Living in Colorado, a plethora of outdoor adventures await those that are willing, and living in Longmont means not having to travel far to appreciate the natural splendor of the Front Range. In fact, the network of paved trails that threads itself from one end of the city to the other can provide countless opportunities for area residents to walk, run, bike, fish and float toward sun-soaked relaxation.
The St. Vrain Greenway stretches roughly 8 miles through Longmont, following the St. Vrain Creek west to east. It connects the city to parks, and wildlife protection and commercial areas, creating access to pathways free of motorized vehicles (excepting the odd Parks, Open Space and Trails or Forestry vehicles). A vibrant ecosystem thrives along the greenway, which is home to dozens of species of birds, insects and other critters.
Extensive damage was done to the area during the 2013 floods, but funds already allocated to renewal and improvement projects along the Greenway were used to make repairs and improvements to the public areas. At the time of writing, only one section of the St. Vrain Greenway was closed, near the entrance at Boston Avenue, east of Sunset Street and running the length of trail near South Pratt Parkway.
Dozens of opportunities await, starting at the western end of the trail. Golden Ponds has gravel trails that wrap around a series of ponds. Fenced piers provide safe access to fishing, with strategically placed benches and picnic shelters scattered around to soak up the sunshine and watch the birds. Blue herons hunt for frogs and fish in the waterways, while pelicans float in the pond and birds of prey soar overhead.
Following the trail to the east gives access to Roger’s Grove Nature Area, the Boulder County Fairgrounds and Isaak Walton Park. The lazy bends of the St. Vrain Creek through this stretch can provide great opportunities for swimming and tubing where the water isn’t so deep that kids can stand on their own. Parental supervision is highly recommended, as even the slowest currents in a river can be dangerous to small children.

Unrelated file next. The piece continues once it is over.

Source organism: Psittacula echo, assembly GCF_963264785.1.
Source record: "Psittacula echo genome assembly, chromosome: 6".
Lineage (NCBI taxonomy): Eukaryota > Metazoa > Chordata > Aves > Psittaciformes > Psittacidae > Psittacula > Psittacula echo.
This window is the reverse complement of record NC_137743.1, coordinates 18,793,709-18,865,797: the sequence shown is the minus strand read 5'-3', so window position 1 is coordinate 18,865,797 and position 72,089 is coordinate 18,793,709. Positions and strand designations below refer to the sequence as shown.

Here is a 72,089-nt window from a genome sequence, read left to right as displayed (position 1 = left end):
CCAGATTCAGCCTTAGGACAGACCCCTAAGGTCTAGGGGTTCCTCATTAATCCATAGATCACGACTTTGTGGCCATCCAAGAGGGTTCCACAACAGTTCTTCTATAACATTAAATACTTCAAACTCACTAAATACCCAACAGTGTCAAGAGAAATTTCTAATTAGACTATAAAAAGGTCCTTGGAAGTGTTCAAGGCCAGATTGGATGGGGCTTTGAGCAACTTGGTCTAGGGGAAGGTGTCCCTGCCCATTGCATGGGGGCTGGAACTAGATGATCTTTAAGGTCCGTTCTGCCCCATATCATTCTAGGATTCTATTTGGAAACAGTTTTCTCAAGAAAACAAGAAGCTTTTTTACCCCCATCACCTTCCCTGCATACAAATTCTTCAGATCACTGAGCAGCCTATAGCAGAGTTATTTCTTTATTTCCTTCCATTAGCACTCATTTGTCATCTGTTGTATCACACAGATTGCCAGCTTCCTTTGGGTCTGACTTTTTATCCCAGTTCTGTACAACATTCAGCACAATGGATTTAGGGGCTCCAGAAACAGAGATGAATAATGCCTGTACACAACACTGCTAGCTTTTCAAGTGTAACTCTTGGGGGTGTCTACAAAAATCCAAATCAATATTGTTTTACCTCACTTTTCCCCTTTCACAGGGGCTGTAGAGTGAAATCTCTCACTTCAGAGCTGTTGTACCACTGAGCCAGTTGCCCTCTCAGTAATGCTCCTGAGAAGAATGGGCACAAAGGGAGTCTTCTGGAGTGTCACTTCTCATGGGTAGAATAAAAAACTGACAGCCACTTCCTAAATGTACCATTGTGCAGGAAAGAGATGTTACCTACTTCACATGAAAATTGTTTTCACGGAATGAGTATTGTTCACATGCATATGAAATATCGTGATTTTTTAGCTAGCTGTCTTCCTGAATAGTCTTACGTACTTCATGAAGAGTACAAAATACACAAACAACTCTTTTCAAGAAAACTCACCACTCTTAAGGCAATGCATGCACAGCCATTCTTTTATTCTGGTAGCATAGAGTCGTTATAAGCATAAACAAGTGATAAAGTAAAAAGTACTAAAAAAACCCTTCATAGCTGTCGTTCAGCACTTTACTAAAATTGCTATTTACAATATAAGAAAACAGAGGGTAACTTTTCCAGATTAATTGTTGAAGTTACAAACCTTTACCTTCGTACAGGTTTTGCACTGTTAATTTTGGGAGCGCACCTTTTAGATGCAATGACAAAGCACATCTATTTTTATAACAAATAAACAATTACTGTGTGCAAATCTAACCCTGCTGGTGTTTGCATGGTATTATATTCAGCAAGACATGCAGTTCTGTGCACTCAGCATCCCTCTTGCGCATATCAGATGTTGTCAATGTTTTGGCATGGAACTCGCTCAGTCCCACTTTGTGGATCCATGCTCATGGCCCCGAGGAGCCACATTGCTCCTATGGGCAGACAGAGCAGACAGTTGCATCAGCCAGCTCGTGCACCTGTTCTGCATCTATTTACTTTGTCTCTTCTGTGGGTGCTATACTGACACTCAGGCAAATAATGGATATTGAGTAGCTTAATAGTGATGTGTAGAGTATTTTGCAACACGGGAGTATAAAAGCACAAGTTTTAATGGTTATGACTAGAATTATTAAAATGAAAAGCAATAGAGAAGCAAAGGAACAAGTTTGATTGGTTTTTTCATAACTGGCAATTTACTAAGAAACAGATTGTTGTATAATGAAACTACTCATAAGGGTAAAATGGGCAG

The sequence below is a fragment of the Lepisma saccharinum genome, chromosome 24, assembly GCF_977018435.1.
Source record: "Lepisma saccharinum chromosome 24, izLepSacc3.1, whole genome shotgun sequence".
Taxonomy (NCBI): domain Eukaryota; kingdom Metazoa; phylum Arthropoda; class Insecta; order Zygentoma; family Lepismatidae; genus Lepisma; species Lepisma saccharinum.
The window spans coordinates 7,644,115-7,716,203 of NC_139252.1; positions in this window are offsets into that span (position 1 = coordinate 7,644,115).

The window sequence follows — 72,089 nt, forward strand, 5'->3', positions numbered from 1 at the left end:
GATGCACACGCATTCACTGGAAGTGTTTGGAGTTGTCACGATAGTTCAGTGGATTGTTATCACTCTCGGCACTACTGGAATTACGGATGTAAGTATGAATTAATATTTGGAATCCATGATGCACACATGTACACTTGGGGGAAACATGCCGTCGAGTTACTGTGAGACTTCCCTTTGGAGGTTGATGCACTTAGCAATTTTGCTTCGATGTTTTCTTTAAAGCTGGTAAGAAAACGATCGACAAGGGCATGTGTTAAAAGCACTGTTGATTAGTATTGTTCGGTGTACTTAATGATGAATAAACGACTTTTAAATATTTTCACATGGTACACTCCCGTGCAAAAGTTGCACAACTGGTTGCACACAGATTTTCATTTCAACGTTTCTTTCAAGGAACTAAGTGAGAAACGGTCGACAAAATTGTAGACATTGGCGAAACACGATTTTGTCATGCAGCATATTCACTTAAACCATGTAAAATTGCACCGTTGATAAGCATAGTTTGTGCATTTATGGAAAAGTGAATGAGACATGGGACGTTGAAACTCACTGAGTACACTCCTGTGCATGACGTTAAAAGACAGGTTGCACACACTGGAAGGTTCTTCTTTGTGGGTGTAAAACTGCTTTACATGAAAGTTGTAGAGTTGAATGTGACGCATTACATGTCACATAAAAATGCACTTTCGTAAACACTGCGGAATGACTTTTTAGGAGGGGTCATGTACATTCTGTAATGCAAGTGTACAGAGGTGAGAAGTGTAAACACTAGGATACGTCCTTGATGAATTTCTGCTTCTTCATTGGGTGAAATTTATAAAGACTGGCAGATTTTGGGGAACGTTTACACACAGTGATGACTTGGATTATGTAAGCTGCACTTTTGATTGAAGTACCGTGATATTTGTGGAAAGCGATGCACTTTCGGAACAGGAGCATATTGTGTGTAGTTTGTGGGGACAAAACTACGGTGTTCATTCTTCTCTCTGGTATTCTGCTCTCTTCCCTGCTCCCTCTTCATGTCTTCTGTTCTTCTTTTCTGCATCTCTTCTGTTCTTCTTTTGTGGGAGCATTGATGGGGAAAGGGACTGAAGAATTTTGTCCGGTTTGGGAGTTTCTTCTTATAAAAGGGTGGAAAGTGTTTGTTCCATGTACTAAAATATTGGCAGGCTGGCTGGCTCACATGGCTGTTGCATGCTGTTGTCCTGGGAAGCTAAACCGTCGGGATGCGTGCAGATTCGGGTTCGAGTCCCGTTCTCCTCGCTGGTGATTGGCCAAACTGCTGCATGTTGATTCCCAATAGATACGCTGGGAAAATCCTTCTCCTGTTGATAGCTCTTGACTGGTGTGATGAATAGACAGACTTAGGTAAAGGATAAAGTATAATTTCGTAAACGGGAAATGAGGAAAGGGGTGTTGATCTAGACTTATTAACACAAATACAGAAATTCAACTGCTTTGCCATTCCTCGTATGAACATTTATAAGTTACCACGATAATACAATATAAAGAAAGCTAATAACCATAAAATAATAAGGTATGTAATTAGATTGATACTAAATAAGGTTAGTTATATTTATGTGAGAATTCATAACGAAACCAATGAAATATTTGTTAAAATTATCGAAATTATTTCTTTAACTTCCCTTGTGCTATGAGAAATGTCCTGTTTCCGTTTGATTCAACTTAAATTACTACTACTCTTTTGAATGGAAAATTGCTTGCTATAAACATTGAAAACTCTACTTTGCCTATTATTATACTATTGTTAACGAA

Longmont resident Drew Jensen loves the access to nature found in the city.
“We’ll usually bike over to the Greenway for family cycling, but we also go walking as a family, go tubing or play in the water earlier in the summer, and we’ll use it as an access trail for going fishing in the St. Vrain or Golden Ponds,” he said. “Our boys like riding out to the airport for breakfast and plane watching.”
East of Main Street, the Dickens Farm Nature Area offers a host of activities, making for a great day all on it’s own. Nature discovery trails and a playground area are great for kids, and when they are ready to cool down, there’s a designated float course for tubes, kayaks and more. Use of the area does require participants to provide their own flotation devices or sun shelters, with some local companies like Whitewater Tube offering equipment rentals and even deliveries.
Finally, the eastern end of the St. Vrain Greenway is home to Sandstone Ranch, a 313-acre public area featuring multiple sports and athletics fields, playgrounds, seasonal splash pads, a skate park and numerous picnic areas. The Visitor’s Center, set against the remarkable sandstone bluff the park takes its name from, hosts educational classes about the history and ecology of the area. Historical buildings from the original Coffin family homestead dating back to the late 19th century serve as a beautiful reminder of how the land has supported settlers in the region for centuries.With hot summer days still ahead and restrictions in place for large gatherings, the St. Vrain Greenway is a great place to take the family for fresh air and adventures close to home. Social distancing is still expected within Longmont’s park system, and the state and county face covering mandates are still in effect. A full map of the trail system, as well as plans for renovations and closures, are available on the city’s website.